Altuve has a little more power than those two; he’s right at the line where I get worried. I’d love to have him, especially since he’s under contract for so long. But he’s as expensive as anyone on this list. Interest level: moderate to high, but not nearly high enough.

Danny Espinosa: Now this is interesting.

Last year, Danny Espinosa hit 37 doubles, 17 homers, and stole 20 bases for the first-place Washington Nationals. This year, it’s been even more of a nightmare for him than for them. He hit an atrocious .158/.193/.272 for the Nationals, got demoted to Triple-A, and he’s only hitting .203/.268/.297 there. Meanwhile, former #6 overall pick Anthony Rendon has taken over the second base job in Washington.

There’s no sugarcoating how awful Espinosa has been this year. But I’m not sure you can find a second baseman who was as good as he was a year ago (and two years ago) who would be easier to acquire than him. Espinosa is an unconventional hitter for a second baseman – lots of power, led the NL with 189 Ks last year – but prior to this year the overall package added up to a solid-average everyday player. He’s a good enough defender at second base to have started 34 games at shortstop last year. If you trade for him, he’s very unlikely to help you in 2013, but you’ve got two months to work your magic with him this season, in the hopes that he could be your starting second baseman in 2014, when he turns 27. Interest level: moderate. He’s a gamble, and I’d want my scouts’ input on him even more than usual, but if you think you can fix him, you just might be able to get him cheap.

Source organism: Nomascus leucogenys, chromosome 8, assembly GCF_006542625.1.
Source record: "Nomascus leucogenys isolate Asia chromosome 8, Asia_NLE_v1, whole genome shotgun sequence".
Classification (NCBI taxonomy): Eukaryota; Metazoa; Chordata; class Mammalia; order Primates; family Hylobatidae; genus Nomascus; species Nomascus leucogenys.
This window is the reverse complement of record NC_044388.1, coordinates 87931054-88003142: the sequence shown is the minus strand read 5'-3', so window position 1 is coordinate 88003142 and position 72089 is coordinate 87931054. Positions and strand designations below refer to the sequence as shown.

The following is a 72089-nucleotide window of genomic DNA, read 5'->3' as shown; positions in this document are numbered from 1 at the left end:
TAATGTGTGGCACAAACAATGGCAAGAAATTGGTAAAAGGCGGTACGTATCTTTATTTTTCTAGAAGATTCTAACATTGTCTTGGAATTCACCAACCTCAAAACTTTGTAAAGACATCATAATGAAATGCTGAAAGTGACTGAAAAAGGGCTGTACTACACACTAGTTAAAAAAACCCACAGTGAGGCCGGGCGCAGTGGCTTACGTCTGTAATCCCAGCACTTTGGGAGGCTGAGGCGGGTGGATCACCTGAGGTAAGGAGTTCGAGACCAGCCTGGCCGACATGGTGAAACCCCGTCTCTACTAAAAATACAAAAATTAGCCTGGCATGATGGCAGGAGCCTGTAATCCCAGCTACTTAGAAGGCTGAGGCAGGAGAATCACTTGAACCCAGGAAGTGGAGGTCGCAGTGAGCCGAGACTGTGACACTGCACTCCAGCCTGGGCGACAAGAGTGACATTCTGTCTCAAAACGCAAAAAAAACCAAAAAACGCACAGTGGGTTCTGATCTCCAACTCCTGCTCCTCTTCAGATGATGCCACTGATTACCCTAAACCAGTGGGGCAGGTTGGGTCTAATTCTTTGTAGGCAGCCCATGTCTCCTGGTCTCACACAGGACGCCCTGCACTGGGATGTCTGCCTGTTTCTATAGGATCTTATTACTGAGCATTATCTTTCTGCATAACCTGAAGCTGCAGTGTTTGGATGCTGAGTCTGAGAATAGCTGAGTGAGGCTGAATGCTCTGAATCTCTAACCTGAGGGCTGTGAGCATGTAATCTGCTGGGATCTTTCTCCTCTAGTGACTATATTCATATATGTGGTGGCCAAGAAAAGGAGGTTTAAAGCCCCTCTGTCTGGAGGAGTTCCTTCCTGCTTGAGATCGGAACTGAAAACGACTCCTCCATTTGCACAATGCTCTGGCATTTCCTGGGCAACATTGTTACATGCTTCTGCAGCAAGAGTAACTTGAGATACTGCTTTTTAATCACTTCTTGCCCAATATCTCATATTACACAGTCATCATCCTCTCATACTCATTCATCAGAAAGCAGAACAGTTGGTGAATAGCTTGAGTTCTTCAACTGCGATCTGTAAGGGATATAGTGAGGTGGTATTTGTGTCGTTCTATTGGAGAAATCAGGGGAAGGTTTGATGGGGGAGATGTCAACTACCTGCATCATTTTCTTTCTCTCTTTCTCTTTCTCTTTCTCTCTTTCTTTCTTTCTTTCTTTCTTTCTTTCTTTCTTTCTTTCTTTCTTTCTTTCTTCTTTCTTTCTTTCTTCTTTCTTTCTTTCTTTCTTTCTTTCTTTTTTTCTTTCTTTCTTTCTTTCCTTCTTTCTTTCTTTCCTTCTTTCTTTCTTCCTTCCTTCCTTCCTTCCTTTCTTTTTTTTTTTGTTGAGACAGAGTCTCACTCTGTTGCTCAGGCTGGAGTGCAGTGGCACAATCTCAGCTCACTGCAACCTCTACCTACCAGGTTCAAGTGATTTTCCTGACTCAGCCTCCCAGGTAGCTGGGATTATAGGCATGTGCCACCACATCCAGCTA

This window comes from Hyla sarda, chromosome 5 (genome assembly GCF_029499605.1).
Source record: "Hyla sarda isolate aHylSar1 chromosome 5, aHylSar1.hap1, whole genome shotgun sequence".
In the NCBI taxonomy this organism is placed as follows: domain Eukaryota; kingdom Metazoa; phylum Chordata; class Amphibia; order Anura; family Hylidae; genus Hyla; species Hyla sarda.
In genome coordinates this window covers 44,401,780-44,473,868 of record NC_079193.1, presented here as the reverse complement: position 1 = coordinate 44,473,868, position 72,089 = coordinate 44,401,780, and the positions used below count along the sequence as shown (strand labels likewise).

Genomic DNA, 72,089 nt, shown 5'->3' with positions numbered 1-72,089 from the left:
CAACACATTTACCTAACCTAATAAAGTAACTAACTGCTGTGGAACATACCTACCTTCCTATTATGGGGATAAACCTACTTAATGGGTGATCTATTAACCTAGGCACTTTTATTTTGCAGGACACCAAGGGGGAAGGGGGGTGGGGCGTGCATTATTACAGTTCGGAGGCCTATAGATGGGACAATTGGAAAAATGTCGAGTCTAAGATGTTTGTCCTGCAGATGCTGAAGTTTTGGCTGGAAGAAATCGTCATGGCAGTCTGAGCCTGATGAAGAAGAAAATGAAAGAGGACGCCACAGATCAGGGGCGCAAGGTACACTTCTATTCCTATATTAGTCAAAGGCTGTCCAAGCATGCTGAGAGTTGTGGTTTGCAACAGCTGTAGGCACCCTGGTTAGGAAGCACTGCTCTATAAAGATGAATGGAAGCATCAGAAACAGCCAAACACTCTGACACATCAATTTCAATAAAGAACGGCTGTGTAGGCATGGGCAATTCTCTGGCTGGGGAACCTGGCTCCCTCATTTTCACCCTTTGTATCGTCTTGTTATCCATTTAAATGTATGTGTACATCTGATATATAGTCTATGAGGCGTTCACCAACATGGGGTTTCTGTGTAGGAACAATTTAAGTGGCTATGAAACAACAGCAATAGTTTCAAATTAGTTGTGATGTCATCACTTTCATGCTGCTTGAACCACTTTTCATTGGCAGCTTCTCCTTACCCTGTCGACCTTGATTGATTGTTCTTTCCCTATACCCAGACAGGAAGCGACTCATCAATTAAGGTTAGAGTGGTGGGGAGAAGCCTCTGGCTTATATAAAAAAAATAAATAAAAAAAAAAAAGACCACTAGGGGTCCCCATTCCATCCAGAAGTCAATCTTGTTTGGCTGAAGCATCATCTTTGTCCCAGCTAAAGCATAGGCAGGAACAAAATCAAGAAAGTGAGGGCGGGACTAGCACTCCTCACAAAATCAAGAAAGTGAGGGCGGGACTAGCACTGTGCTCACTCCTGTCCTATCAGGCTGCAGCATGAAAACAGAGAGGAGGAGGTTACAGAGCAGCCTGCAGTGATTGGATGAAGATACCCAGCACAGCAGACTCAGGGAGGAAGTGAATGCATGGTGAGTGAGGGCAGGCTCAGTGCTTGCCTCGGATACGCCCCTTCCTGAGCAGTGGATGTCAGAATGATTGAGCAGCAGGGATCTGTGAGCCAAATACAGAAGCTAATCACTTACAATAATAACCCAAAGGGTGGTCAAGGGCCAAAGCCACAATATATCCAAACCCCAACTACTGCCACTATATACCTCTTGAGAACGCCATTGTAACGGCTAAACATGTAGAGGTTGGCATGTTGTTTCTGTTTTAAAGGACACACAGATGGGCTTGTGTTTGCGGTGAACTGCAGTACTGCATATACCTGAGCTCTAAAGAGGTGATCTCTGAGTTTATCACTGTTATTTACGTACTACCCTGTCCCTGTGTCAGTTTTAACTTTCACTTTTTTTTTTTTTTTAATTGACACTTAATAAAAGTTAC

Chase Utley: Right this very moment, there isn’t a better second baseman on the trade market. If Utley were on the trade market, which he isn’t. Ruben Amaro won’t trade him, and in fact wants to re-sign him, and in fact he might re-sign him. And he’s a free agent at the end of the season, so even if by some miracle you could trade for him, you’d have to go out and find a new second baseman for 2014. And if he is available, you’re going to have to out-bid a lot other teams for his services. Interest level: purely theoretical.

Michael Young: Oh God, I guess I have to list him, don’t I? Young is sort of a more talented Jeff Francoeur – a good baseball player who gets treated like God’s Gift To Baseball by some in the chattering classes, thanks to a winning personality, his defensive versatility, and a lifetime .300 average, which hides his modest secondary skills, the fact that his numbers were all put up in a great hitters’ park in Texas, and the fact that his glove has been a liability at all those positions he’s versatile in playing.

Young is 36 now, and in Philadelphia, and he’s hitting .278/.344/.404 while playing bad defense at third base. It seems like a stretch that he could come to KC and play a quality second base and hit. The Rangers are apparently interested in re-acquiring him, God bless them, and they’re welcome to have him. Interest level: as low as possible.